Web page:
Thursday, March 24, 2016

The Slump

For almost a year now I've heard the same phrase on a daily basis.

"I am kind.  I am smart.  And I am important."

Last January I had the privilege of doing my student teaching with one of the most wonderful mentors I could have ever hoped for.  She taught me so many valuable things.  Things that have become apart of me not only as a teacher but as a person.

Every day at the end of her lesson her students recite, "I am kind.  I am smart.  And I am important." After they recite the daily mantra they go around in a circle and tell her who they were important to. They can list as many or as few people as they want but it always has to end with them saying that they are important to her.

As I took over her classroom for several months I got added to the list of people they were important to.  And so everyday I would hear, "I am kind.  I am smart.  I am important.  And I am important to Miss Beth."

Now fast-foward.  Past graduation.  Past me getting my first real-life-real-adult job offer.  Past the most incredible summer filled with absolutely zero work and all travel.  Past the first month on the job.  Past new kids, new school, AMAZING new co-workers, and learning to go no longer by Miss Beth but by Mrs. Menlove.  Fast-forward to sometime end of October/early November, where all first year teachers hit that first year teacher slump.

They warn you well before that you will hit a slump.  Where you feel like nothing is working out and everything is falling apart.  I thought I would be immune to that slump.  But it hit me hard like a ton of fat heavy bricks.  And it was in that slump that I started to wonder what the heck I was doing. I started to wonder why I do what I do and if maybe I should have chosen something else as my career choice.

Because sometimes it would be really nice to sit in a fun little cubicle where everything is white, organized, and pretty.  Where no one coughs all over your water bottle.  Or tips over your Coke onto your expensive Paper Source desk calendar that you knew all along would probably get ruined.  Or gets smudgy little fingerprints all over your picture frames and asks to use your favorite felt tip pens continually.

And other times it would be even nicer to be able to wear something classy to work without getting boogers wiped on it.  Because what 1st grader carries around a tissue with them at all times?  I'll answer that for you.  None of them do.  That's why the side of my brand new dress is definitely the best option.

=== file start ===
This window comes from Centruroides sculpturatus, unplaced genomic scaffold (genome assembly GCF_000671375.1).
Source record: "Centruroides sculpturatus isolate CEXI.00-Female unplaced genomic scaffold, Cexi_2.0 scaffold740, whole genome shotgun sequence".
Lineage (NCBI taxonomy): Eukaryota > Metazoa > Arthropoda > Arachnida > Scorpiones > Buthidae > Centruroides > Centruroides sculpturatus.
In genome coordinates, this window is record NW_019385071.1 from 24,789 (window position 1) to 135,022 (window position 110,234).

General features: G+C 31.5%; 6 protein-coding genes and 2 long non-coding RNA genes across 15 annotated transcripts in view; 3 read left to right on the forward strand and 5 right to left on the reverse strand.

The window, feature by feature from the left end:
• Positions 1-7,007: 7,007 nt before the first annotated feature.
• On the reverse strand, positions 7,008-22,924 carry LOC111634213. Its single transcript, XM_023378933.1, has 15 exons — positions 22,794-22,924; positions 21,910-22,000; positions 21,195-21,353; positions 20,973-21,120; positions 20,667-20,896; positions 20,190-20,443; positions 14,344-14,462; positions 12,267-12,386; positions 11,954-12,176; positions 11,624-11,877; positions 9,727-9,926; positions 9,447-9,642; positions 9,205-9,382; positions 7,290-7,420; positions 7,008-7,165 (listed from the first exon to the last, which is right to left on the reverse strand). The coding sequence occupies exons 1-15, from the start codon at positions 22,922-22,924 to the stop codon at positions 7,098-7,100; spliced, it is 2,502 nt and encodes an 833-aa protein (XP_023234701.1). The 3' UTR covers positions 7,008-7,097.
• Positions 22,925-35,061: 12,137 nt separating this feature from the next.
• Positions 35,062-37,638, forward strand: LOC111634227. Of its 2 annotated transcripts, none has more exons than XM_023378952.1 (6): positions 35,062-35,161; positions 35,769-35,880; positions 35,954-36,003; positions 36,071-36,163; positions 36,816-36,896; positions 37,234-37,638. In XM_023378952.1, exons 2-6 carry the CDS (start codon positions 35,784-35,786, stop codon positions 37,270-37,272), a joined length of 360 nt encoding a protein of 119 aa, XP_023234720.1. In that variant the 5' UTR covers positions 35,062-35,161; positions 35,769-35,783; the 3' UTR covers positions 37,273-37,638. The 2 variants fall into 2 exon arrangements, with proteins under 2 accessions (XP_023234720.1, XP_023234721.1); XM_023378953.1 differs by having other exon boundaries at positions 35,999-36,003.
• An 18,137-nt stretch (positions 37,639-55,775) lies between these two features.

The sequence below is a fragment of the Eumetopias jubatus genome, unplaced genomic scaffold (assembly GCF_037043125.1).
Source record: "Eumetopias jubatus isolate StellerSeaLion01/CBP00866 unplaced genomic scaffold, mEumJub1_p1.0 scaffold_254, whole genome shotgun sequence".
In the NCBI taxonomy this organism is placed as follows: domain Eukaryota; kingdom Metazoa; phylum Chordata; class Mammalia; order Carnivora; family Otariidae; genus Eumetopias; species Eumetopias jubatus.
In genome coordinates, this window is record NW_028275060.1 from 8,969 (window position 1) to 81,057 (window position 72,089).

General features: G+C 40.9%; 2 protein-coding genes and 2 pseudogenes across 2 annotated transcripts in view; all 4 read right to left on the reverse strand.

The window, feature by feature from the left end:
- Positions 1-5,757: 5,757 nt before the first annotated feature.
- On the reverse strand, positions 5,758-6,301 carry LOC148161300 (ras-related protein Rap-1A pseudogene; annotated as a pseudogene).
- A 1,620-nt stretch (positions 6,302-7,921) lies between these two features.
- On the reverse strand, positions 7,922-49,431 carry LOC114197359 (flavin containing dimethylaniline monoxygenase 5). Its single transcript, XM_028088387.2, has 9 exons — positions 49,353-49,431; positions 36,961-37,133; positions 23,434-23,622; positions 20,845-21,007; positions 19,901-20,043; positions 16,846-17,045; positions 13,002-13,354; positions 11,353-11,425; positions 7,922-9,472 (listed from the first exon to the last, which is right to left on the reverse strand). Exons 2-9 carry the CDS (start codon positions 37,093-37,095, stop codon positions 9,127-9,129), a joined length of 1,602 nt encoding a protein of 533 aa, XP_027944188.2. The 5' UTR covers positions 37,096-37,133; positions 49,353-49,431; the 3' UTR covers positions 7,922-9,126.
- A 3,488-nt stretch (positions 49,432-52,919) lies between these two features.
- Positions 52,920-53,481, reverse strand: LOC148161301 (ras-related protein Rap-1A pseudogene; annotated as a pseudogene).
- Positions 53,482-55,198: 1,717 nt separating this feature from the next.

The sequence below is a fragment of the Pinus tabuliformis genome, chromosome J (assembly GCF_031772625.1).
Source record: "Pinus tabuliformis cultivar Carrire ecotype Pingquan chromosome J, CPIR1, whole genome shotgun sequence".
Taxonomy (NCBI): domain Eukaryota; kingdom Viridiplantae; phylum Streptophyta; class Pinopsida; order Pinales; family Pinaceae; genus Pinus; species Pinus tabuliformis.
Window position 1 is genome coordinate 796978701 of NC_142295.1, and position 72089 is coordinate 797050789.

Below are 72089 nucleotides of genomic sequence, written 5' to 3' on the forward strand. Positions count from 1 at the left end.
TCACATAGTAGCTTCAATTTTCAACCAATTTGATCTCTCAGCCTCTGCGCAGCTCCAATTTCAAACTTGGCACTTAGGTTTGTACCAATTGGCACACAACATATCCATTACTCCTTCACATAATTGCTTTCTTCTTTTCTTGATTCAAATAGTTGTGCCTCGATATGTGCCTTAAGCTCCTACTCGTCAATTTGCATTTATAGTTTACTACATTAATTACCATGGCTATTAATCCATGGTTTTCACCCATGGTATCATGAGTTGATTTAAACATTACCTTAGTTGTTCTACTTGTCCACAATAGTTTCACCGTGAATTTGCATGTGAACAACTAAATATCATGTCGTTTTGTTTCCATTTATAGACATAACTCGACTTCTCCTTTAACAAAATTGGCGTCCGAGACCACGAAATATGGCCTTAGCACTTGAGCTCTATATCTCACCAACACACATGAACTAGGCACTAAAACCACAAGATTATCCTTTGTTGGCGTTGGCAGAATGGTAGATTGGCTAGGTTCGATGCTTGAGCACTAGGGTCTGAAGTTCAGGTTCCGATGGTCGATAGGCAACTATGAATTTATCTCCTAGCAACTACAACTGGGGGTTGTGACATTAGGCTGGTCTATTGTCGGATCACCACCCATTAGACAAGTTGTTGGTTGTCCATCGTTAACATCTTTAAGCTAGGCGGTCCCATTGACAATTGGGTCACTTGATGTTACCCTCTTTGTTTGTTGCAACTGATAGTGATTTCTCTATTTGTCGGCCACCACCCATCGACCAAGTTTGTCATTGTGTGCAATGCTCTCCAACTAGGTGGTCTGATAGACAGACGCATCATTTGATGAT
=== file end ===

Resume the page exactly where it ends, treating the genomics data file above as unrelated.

And then there are the times where I wish I could just leave work at work.  The times were I come home only to worry and think about how unfair life was for some of my students.  The Sunday nights were I felt so anxious wondering if my students would have a not-so-much-of-a-struggle-Monday than the week before.  The times when I wonder why can't I just do more for these kids?

I started to wonder if I should have done something where I could travel.  Or maybe something that was just more instagram worthy.  Maybe I should have done something more creative.  Something that brought on less stress.  Or maybe something that paid more.

This slump also came with the horrifying few weeks where it felt like literally nothing was working and everything that had been working had reversed itself.  No one was making progress.  Behavior problems were a daily occurrence.  And everything I had been trained to do seemed to fly out the window.  It was then that I truly wondered why I had ever convinced my sister-in-law to major in Special Education.

I started to feel honestly a little stupid.  I started to wonder if I had been fooled all along.  I had always thought I had picked a career I was completely and totally passionate about.  I had promised myself I wouldn't be like everyone else regretting what I had majored in.  I also started to wonder why I suddenly cared so much about the pay.  I had never cared about money before.  But suddenly I did.  Suddenly I felt like I was putting up with too much to get paid so little. To sum it up I just started to feel like a real big idiot.  A real big idiot who was super annoyed with everything.  

Fortunately, some time during those couple of weeks of annoyance and far too much self reflecting, my mentor teacher texted me.  She is one of those people who brought me a present my first week of work.  She is one of those people who continually makes sure everything is going alright.  She is the kind of mentor I hope to be one day.

We were chatting.  Swapping stories.  She was updating me on some of her kids I missed so much. I was telling her how I had survived my first IEP meeting and better yet my first reevaluation meeting.  And then she said something that would make me look at my job differently from that moment on.

"The kids miss you.  They have been asking when you are coming back.  They still always say, 'I am important to Miss Beth.'"

I will not lie.  I teared up just a little.  Actually to be honest I flat out cried.  Because they are absolutely right.  They are and will always be important to Miss Beth.

And that's when I realized why I do it.  That's when I realized why I am a Special Education Teacher. And that is when I realized why I will continue to be a special education teacher.  Not because it is glamorous.  Not because it pays amazing.  Not because it is easy.  And not because I work with the most amazing humans in the world (Even though I do.  I am spoiled rotten in that aspect).

I do it because I want my kids to know that they are kind.  That they are smart.  And that they are important.  And most importantly, that they are important to me.  Because every child needs to know they are important and if that is the only thing they learn in my class, I am perfectly fine with that.